RESEARCH suggests that the Moat House Farm site has a history dating back to the time of the Domesday Book.
Pat Raymer, who has lived in Marston Green over 40 years, has researched the background of the farmland.
And she believes that the site was the home of the lord-of-the-land when William the Conquerer ordered his famous survey - in 1086.
Last week, the Solihull News joined the Elmdon Road resident for a walk around the site earmarked for development.
Visible from the road, but seen more clearly in the field itself, there is still evidence of Medieval “ridge and furrows”.
These survive from when the land was ploughed many centuries ago - it has only been used as pasture in recent times.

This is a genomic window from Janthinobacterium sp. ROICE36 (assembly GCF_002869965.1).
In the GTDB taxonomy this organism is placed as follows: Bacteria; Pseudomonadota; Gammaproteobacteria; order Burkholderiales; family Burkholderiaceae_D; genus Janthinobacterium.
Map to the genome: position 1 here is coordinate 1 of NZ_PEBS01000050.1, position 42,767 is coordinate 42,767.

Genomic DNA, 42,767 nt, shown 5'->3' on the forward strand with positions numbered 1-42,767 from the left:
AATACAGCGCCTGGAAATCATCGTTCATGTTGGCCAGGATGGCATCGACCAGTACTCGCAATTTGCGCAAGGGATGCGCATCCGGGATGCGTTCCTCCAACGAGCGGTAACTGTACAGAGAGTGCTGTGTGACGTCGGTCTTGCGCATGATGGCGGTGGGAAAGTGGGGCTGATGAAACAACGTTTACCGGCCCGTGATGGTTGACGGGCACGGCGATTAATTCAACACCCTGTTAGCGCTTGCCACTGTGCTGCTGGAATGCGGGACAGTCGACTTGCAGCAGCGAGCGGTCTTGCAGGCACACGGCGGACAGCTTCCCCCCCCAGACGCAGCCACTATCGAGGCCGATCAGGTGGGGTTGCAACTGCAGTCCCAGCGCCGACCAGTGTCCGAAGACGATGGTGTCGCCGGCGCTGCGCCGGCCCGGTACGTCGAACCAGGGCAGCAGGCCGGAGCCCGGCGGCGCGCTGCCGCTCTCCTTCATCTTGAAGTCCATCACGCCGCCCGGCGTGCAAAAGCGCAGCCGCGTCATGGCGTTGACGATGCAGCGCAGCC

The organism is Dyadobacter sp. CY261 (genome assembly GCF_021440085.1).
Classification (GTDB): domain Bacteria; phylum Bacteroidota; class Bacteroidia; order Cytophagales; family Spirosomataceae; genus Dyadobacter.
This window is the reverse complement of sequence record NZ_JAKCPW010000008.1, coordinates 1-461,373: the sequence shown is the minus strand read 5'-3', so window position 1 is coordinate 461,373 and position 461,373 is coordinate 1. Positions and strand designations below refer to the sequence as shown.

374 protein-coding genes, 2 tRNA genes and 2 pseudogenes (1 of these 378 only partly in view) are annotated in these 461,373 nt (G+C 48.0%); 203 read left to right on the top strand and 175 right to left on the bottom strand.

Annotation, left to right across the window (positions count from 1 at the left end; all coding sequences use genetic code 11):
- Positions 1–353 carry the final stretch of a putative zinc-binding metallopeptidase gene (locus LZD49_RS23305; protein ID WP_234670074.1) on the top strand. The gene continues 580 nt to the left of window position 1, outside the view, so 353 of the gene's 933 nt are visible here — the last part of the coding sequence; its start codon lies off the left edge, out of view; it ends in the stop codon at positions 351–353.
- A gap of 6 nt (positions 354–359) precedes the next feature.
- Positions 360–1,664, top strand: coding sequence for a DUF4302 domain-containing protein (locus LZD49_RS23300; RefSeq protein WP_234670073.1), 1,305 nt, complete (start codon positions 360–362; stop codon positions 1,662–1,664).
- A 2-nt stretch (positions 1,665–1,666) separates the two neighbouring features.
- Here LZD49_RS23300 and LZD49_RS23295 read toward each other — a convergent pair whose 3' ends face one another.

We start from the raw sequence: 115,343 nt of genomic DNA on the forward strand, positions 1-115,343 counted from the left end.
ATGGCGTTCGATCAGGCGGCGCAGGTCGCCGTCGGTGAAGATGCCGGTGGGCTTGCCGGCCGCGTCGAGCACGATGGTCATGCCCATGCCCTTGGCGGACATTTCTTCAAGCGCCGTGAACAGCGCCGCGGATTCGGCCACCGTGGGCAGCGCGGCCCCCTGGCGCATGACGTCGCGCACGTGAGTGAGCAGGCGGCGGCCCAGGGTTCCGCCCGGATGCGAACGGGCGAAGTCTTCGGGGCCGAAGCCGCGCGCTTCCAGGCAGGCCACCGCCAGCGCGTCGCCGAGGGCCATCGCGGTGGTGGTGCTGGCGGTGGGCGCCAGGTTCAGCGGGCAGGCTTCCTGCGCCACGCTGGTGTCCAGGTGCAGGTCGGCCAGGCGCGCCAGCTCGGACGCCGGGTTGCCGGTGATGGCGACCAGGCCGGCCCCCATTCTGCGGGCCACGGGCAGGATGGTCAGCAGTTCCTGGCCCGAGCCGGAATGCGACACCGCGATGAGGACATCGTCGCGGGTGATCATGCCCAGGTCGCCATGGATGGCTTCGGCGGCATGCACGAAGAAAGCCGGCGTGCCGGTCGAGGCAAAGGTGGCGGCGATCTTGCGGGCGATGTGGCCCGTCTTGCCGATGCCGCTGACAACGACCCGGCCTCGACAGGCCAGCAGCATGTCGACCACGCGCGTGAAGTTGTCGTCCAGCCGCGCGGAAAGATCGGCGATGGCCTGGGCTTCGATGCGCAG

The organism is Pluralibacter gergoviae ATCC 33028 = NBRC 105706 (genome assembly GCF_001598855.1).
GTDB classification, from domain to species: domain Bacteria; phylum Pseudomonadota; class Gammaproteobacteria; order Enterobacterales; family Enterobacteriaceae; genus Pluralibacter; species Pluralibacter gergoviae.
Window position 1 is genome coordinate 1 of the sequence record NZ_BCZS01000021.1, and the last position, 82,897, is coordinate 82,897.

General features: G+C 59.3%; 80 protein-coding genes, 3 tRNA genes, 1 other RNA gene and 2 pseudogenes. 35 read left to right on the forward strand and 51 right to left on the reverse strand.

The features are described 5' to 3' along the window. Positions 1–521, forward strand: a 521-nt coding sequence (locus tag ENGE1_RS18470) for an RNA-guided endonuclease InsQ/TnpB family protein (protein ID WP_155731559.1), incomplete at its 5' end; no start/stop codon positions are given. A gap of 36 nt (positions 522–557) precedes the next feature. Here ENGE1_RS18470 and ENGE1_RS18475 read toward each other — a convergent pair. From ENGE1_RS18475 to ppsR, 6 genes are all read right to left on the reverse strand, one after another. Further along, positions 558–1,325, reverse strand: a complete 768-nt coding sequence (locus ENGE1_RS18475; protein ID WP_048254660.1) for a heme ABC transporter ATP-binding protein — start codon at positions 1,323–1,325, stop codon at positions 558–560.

Also dating from this period are the foundations of a fish pond, a common feature of homes in the Middle Ages.
“In those days manors were built with moats around them to keep out all sorts, from vagabonds to wild animals,” said Mrs Raymer.
“This site is unique in the local area and that’s why I feel we should conserve it for future generations.”
The site derives its name from a 17th century farmhouse, originally known as Marston Culey, which was finally demolished in the 1970s.
We found a few remnants of the brick foundations still visible beneath the grass and brambles.